I never ate a mango while growing up. As you well know, mangos are not native to Minnesota. My mom made sure that we experienced fresh pineapple and coconut, but mangos remained a mystery. I’m not sure why. I don’t exactly remember, but it’s an educated guess that my first exposure to mangos was of the canned variety. Nothing wrong with that, btw. Even after I moved to Florida, my first memory of fresh mangos wasn’t until after my divorce, when I tried out city living for the first time in my life. (It was also the only time I tried city life, it turns out I’m NOT a city girl). Anyway, back to the story, I bought an 85-year-old home in the heart of South Tampa. I became fast friends with another recently divorced woman who lived in the next block. It was the first time either of us had ever lived on our own. Together, we learned a new lifestyle as single women in the city.
Sex in the City – NOT!
Trust me; it was a far cry from “Sex in the City” (although we thought we were hot stuff at the time). Together we mastered several new skills, including learning how to eat with chopsticks, the fundamentals of feng shui decorating, and how to cut a mango. I’m not sure if I could have even recognized a fresh mango at the grocery store, let alone what to do with it. But I learned!
I fell in love with the sweet and juicy fruit. From May to October, it’s mango season in Florida, and I’m delighted to share one of my most early (and easiest) mango creations from my past life.
This fresh, colorful, crunchy, sweet, spicy, and herby salsa is perfect for hot summer days! No cooking is required, and it’s so healthy! It checks all the essential boxes – ✅vegan, ✅dairy-free, ✅gluten-free, and ✅plant-based. Unfortunately, mangoes are not ❌keto-friendly, too many carbs. (As an alternative, check out my Watermelon Salsa – It’s keto-friendly!)
Mango is the star ingredient
The mango is the star of this salsa. Red pepper and red onion are the other significant players, and the heat comes from a jalapeno. Feel free to use a serrano if you want to kick it up a few degrees. Herby cilantro offers a punch of citrusy notes, while the lime juice balances out the sweetness of the mango. A healthy pinch of salt brightens up all the flavors. These ingredients are for each other!
Cutting the mango is a little tricky if you’ve never done it before, but no worries, it’s not hard, and there are no extra points for neatness. The mango pit or seed is not round. It’s flat-ish and oblong, located in the center of the fruit. There are all sorts of techniques (google it) for cutting the perfect mango cubes, but I opt for easy. I cut off the cheeks of the fruit and then the two remaining sides, as close to the seed as I can. Then make lengthwise and crosswise cuts in each section, “trying” not to cut through the peel. Push out the section so that the cut segments are sticking out like a hedgehog. Carefully slice them off as cubes. If there is enough flesh left of the pit, I’ll cut it away and cube it too. If any of the cubes are too big, cut them in half.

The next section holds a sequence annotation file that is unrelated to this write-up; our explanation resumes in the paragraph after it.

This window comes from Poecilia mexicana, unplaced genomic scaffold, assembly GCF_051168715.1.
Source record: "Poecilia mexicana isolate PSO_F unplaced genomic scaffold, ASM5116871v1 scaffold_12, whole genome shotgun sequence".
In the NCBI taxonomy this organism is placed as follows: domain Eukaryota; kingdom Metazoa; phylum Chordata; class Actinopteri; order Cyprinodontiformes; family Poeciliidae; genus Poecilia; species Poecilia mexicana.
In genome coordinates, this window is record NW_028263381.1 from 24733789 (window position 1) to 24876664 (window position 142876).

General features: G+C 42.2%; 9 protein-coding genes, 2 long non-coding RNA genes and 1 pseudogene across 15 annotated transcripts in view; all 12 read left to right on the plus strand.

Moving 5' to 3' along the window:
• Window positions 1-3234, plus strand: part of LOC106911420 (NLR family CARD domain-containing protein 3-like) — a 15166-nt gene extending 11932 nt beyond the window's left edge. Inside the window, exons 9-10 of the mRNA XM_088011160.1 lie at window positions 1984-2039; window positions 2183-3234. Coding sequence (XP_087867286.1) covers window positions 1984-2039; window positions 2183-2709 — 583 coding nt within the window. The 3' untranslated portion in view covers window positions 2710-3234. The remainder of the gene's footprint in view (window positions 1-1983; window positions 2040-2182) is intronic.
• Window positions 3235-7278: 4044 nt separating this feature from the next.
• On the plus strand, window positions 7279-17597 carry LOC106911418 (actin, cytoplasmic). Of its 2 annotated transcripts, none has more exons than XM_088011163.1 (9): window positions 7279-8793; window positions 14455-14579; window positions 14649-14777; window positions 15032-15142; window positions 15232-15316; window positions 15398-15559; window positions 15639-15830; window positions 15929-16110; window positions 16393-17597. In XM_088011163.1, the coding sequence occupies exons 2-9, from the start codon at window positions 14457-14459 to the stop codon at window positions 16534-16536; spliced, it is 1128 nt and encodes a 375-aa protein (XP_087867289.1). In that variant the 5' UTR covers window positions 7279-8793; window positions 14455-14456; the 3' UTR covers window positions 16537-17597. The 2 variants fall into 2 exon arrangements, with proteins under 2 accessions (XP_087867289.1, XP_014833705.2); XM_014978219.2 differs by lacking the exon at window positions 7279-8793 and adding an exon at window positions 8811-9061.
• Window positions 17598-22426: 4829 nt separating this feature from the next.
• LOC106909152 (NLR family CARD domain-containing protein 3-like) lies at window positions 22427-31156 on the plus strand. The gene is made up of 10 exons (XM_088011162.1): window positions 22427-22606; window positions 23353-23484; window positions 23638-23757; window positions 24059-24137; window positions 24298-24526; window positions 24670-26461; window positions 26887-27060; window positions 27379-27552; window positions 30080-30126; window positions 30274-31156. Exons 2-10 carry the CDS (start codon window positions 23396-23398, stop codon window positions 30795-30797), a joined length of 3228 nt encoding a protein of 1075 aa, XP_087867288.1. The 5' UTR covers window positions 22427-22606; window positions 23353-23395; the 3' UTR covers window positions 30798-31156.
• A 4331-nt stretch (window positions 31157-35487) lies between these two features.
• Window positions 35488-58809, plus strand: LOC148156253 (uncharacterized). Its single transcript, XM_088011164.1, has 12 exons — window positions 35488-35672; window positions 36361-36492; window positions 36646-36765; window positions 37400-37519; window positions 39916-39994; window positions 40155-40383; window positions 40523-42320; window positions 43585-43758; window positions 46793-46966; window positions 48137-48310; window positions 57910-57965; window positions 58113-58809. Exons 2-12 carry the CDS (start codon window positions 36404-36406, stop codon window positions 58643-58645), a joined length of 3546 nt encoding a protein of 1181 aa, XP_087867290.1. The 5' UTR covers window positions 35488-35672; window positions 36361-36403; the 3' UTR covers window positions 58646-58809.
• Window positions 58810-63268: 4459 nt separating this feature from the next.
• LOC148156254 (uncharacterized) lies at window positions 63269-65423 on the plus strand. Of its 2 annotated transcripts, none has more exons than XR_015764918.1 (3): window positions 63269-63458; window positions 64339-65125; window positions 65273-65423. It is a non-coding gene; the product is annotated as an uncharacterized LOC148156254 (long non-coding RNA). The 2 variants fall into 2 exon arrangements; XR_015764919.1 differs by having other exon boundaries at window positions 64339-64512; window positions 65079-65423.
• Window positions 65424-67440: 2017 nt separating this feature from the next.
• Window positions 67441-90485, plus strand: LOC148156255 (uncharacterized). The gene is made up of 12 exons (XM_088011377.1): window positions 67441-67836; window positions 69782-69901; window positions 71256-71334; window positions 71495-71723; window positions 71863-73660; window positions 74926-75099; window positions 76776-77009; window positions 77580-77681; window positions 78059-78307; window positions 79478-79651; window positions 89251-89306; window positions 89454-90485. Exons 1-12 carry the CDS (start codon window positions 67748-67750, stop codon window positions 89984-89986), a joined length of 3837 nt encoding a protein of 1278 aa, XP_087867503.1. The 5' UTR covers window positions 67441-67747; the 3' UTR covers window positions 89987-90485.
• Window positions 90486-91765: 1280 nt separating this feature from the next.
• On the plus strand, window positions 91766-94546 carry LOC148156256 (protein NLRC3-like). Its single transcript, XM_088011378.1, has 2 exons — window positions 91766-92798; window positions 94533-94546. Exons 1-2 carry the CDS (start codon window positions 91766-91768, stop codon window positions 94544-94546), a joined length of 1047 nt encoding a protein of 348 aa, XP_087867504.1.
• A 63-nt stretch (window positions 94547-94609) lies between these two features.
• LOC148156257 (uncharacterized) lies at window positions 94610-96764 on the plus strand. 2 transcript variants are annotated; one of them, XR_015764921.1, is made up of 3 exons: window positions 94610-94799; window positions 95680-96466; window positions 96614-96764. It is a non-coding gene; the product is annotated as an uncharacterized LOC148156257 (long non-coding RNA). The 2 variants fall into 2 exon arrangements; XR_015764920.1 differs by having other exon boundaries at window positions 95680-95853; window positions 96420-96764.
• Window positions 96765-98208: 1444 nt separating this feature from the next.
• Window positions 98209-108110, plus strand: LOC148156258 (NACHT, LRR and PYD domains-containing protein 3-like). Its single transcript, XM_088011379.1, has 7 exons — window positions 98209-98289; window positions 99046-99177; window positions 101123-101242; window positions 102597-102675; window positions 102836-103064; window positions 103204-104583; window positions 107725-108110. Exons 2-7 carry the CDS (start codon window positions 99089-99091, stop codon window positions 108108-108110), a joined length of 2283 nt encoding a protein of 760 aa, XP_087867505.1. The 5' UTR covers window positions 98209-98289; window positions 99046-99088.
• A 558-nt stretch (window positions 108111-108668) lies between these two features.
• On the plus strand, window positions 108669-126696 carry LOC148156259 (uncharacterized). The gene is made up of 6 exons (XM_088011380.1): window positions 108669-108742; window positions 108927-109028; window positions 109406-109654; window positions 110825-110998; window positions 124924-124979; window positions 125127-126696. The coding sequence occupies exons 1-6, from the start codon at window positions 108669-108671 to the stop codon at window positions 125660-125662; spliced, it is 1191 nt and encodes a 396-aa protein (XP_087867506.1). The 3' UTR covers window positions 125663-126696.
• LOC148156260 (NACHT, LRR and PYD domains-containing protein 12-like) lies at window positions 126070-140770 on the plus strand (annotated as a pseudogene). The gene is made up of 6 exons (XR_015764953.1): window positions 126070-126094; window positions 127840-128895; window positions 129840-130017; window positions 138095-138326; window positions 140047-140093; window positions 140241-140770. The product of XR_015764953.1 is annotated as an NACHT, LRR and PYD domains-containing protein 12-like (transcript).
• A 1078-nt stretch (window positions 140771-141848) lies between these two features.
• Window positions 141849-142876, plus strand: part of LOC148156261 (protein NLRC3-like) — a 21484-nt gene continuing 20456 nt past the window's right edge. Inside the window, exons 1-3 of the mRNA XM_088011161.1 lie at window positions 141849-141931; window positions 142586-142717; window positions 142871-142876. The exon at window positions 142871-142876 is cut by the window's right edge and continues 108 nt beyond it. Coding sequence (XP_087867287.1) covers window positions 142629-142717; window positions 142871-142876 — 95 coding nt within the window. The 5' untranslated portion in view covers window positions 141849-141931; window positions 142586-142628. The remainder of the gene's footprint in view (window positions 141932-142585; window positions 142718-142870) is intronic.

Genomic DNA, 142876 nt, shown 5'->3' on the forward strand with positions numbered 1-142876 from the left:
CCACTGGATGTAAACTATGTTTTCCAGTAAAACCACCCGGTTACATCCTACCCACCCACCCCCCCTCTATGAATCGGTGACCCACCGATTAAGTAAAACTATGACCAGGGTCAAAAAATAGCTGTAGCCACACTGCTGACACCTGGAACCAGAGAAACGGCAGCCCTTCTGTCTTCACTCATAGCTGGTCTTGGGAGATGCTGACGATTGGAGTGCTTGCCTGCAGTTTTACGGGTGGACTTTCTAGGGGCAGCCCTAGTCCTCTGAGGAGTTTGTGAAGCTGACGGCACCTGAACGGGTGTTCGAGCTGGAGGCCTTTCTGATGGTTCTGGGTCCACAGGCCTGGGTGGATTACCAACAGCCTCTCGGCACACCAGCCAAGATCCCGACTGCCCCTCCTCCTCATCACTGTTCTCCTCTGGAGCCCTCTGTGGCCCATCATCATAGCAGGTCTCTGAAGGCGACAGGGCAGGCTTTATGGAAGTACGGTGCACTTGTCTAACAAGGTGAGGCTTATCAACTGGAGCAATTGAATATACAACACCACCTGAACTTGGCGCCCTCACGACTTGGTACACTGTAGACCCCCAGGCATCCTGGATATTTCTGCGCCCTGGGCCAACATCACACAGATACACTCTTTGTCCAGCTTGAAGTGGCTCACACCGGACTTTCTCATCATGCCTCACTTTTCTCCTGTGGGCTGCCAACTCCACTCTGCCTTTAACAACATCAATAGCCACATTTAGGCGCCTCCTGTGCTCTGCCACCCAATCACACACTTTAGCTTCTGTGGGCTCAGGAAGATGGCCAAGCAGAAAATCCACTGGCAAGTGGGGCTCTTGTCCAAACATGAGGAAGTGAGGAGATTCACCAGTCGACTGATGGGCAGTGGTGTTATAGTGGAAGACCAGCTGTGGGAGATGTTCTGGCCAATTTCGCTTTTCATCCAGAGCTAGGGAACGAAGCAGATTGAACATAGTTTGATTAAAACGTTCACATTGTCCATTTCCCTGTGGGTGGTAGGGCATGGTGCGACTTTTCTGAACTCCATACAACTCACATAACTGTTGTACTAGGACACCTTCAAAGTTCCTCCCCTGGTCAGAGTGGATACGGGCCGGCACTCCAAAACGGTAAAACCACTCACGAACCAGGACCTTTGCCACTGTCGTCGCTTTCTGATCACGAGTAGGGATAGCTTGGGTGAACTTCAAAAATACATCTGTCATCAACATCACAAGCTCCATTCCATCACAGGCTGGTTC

Shortcut for cleaning herbs
I use a salad spinner to clean the cilantro. It’s a fabulous invention! Many hands have touched bundled herbs in the grocery store, and the salad spinner gets them super clean and keeps them from getting waterlogged. Cilantro stems are tender, flavorful, and — most importantly — edible. Chop them up right along with the leaves.
The red peppers combine the sweetness of yellow and orange peppers with the spiciness of green peppers. The easiest way to tackle a red bell pepper is to remove the core by cutting the top and slicing the pepper lengthwise in half. Cut the halves in strips and chop the strips into small pieces.
The jalapeno packs the perfect amount of heat. Depending on the size of the pepper, a half will usually be enough. Use more or less, per taste. As aforementioned, for a spicier bite, substitute a serrano pepper for the jalapeno.
Fresh lime juice offers a brightness that bottled juice can’t duplicate. That said, bottled juice will work just fine! If no lime is available, substitute fresh lemon or lemon juice.
Putting it together
Once the fresh ingredients are all prepped, everything gets mixed in a bowl. The salsa will be ready in 15 minutes, but it will even be better if you can wait a few hours! It takes about 2-3 hours in the fridge for the flavors to mingle and get friendly, reaching maximum YUM.
As a snack or a starter, tortilla chips are always a good pairing. If you’re eating healthy or vegan, try serving the salsa with jicama slices. If you’re not familiar with jicama, its flesh is juicy and crunchy, with a slightly sweet and nutty flavor. Some think it tastes like a cross between a potato and a pear. Others compare it to a water chestnut. Mango Salsa is also delicious over grilled chicken, fish, shrimp, or tacos. For a very impressive brunch, try using the salsa as a topping for omelets – it’s fabulous! Enjoy.
Easy Mango SalsaCourse: Starter, Sides, SnacksCuisine: Mexican-InspiredDifficulty: Easy
This simple and colorful mango salsa uses fresh ingredients and is full of sweet, tangy, spicy, and herby flavors. Enjoy as a snack, a starter, salad, or side dish.
• 1 ripe mangoes
• ¼ large red onion (or ½ small onion)
• 2 large handfuls cilantro (2 tablespoons chopped)
• 1/2 jalapeño pepper
• 1 red bell pepper, chopped
• 1 lime – juiced (2 tablespoons)
• ¼ teaspoon salt
- Chop the mangos into small cubes. Finely mince the onion. Chop the cilantro. Remove the seeds and ribs from the jalapeño pepper, taking care to properly shield your hands and eyes from the juice, then finely dice the pepper. Juice the lime.
- Mix the mango, red onion, cilantro, jalapeño, lime juice, and kosher salt in a medium bowl. Taste and adjust flavors as desired to balance the sweetness of the mango with the sour lime and spicy pepper. The salsa will be ready to serve in 15 minutes. Chilling in the fridge for 2-3 hours will allow the flavors to fully develop.